During the pagmo Zhuba Regime era, Gyangze remained outside its rule partly because the Gyangze Prince of Dharma was powerful. Given the fact that Gyangze was on the major thoroughfare from Lhasa to the Xigaze area, and on the road leading to Yadong, it gradually caught the public attention.
The Sagya Prince of U-Tsang. However, areas where the Moinba and Lhoba ethnic groups were concentrated refused to accept this rule and often attacked Sagya officials. One man, Parba Besangbo, managed to calm down the area, and was promoted to be Sagya Nangqen. When he went to China's hinterland, the emperor honored him as a Dasitu official and gave him a seal of authority and an imperial edict. On his way home, he fell in love with the area today known as Gyangze. On the basis of the old palaces of the nobles, he had a new palace built. It was called Gyangkarze. The area where the palace was located was then called Gyangze for short.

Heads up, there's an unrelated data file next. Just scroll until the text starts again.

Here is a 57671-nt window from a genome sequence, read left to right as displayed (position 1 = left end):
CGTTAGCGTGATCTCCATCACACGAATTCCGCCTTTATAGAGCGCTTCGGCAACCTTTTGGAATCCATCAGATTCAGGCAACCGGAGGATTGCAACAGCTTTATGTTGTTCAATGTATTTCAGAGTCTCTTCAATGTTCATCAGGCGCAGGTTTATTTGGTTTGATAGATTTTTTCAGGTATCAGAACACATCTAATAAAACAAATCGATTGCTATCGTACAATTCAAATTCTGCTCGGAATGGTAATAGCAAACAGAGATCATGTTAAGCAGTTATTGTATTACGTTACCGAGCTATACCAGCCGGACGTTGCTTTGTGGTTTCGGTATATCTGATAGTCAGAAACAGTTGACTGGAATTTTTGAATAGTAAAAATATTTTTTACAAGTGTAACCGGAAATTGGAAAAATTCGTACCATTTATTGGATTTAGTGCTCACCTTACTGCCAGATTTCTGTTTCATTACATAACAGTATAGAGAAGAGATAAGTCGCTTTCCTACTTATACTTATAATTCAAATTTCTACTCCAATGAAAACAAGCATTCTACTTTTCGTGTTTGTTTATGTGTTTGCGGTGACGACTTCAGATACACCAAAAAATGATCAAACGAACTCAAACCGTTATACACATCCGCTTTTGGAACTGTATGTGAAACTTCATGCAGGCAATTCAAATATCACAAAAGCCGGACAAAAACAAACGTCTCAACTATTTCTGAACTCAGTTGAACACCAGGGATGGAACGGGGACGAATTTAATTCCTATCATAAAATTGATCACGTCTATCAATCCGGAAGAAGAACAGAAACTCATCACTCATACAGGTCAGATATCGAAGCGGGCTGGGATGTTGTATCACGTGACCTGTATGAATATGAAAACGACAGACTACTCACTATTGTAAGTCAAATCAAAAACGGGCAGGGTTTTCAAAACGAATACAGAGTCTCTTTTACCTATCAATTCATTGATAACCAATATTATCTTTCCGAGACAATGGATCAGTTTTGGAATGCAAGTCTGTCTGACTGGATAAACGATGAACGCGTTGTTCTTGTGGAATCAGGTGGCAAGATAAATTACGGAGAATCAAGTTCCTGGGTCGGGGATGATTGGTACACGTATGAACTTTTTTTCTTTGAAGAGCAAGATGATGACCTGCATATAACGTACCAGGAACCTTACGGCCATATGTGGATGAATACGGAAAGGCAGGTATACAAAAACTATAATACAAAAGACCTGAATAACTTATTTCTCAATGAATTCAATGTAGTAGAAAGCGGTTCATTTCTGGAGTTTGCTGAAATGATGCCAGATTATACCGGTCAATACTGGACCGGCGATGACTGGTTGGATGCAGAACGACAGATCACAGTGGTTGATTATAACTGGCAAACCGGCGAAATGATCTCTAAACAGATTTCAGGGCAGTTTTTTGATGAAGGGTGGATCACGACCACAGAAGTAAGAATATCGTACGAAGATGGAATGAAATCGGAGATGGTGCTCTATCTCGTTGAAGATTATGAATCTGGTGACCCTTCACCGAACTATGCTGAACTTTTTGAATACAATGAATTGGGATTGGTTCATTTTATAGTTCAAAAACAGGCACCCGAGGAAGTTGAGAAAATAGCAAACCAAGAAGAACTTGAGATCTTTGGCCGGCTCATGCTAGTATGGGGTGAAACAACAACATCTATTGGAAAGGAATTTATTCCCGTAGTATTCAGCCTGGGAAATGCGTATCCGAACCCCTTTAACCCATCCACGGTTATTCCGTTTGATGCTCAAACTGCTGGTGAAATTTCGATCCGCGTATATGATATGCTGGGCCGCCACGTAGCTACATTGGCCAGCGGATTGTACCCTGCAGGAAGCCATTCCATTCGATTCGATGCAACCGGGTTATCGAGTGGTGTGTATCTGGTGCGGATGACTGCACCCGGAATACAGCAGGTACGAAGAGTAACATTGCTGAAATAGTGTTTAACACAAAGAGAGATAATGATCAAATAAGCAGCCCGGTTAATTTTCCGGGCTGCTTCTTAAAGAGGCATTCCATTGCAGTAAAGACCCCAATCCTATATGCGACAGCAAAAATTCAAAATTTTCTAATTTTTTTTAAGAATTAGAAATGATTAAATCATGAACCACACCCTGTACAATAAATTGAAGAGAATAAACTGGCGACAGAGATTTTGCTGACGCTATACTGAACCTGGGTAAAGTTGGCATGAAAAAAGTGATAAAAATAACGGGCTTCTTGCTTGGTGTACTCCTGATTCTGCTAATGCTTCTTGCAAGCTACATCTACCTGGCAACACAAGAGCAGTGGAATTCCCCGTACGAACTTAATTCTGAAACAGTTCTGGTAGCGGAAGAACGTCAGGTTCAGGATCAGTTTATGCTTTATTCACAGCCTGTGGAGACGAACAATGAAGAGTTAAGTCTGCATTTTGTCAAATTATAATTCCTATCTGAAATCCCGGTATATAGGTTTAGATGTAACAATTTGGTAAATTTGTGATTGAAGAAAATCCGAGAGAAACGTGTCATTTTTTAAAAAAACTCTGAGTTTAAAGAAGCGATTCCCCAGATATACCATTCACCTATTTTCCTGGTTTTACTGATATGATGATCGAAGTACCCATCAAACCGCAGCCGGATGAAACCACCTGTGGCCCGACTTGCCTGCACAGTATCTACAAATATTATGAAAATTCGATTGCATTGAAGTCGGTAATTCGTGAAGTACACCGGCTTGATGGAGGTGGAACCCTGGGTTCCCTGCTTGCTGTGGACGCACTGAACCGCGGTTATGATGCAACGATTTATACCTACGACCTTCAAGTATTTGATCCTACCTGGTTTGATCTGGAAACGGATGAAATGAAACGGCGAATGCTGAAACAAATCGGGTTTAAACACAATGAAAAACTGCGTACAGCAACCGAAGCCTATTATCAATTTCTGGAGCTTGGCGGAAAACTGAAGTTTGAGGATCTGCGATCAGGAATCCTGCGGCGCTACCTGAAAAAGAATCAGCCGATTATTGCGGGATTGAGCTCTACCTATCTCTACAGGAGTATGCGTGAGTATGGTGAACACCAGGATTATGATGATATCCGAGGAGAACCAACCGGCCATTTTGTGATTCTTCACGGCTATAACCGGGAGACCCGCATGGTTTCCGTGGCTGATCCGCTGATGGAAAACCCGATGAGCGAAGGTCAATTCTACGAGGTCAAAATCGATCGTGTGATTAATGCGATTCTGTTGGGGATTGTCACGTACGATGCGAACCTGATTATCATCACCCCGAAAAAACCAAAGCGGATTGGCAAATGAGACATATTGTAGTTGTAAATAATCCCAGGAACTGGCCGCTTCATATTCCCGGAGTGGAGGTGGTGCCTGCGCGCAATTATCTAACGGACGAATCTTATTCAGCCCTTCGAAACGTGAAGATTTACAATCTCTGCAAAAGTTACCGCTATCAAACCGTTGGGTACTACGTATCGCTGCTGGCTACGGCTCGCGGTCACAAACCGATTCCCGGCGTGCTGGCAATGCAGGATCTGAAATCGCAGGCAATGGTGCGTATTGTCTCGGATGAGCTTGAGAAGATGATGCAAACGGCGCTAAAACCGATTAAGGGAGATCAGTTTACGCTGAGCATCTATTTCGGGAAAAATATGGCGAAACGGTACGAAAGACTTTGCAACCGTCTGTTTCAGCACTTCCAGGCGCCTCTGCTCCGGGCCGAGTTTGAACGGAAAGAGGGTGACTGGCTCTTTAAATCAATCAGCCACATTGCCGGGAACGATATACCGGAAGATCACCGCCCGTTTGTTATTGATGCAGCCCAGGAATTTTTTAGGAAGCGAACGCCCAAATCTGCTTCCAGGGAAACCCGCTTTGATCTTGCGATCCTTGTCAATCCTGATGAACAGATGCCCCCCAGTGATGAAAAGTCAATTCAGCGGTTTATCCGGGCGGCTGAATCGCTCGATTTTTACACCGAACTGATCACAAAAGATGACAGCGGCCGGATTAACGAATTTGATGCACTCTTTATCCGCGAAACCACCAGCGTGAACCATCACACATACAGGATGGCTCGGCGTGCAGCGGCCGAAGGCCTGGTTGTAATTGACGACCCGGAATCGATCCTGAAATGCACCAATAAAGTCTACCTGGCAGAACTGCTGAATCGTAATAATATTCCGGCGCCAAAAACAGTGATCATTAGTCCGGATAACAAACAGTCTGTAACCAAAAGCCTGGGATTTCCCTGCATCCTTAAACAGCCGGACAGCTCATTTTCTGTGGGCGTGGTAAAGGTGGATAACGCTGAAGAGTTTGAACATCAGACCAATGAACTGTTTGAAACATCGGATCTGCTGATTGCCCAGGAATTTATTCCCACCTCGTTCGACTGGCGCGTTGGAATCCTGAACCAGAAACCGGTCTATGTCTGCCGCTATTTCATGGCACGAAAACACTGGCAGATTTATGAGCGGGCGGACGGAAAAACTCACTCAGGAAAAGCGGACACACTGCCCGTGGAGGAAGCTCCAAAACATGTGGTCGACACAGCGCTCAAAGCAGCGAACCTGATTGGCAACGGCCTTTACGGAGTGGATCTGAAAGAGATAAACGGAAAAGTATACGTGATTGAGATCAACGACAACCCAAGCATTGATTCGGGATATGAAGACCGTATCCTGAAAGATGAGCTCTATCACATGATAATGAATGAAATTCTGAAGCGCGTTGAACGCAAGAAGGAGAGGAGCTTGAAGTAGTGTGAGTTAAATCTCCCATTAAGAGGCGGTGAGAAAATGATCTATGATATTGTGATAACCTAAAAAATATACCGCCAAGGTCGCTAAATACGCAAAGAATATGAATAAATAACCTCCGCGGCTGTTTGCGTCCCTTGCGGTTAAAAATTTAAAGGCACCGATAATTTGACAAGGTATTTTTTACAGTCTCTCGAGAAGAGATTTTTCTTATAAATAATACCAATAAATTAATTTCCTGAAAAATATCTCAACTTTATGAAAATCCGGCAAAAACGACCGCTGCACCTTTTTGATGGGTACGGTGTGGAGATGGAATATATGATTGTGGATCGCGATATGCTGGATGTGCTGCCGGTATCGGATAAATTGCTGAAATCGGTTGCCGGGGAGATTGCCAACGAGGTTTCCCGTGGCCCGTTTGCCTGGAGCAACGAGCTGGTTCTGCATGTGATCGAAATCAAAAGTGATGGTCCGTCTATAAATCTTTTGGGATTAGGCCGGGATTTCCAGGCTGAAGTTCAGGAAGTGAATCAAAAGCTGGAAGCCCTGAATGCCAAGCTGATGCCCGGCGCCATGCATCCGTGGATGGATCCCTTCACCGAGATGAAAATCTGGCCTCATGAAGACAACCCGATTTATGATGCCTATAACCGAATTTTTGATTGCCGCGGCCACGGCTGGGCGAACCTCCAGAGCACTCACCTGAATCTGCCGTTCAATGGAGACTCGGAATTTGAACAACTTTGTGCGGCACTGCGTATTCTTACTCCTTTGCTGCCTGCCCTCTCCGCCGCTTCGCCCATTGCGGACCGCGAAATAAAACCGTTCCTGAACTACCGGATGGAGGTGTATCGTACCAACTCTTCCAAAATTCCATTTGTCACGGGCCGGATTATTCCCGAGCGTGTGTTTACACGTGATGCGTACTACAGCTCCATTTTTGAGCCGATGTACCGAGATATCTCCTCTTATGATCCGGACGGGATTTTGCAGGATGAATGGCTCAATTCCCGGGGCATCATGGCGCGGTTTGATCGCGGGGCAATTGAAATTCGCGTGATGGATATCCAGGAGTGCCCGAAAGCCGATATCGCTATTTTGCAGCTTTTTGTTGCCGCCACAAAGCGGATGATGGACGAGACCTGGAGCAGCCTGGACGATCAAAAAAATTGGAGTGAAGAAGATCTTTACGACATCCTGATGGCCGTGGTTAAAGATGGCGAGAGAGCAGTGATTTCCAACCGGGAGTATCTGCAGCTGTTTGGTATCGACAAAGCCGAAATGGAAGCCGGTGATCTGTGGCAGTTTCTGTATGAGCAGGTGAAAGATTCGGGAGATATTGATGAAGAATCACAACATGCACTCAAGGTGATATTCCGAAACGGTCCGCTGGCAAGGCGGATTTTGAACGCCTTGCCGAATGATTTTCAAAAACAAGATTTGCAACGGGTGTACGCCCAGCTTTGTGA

The grandson of Parba Besangbo became the Gyangze Prince of Dharma. When he was 25, he initiated the annual Gyangze Grand Summons Ceremony. He managed brought Zong castles and Xika manors in eastern Gyangze under his control, thus expanding his reach to the Dainka Zong, Yangzhog Yumco and Lhoza areas.
When he reached the age of 30, he had a giant silk portrait of Buddha created. According to History of Han and Tibetan, the portrait measures some 30 meters high, with Sakyamuni rising to over 20 meters; the Buddha is flanked by two sages and the Lantern Buddha and Maitreya Buddha; on the four sides are 16 arhats. This was the first of its kind ever created in Tibet.
In 1418, efforts were made to build the Palkor Monastery and the 100,000-Buddha Dagoba (called Palkor Dagoba today). It took more than 10 years to build the two monasteries, witch added luster to Gyangze.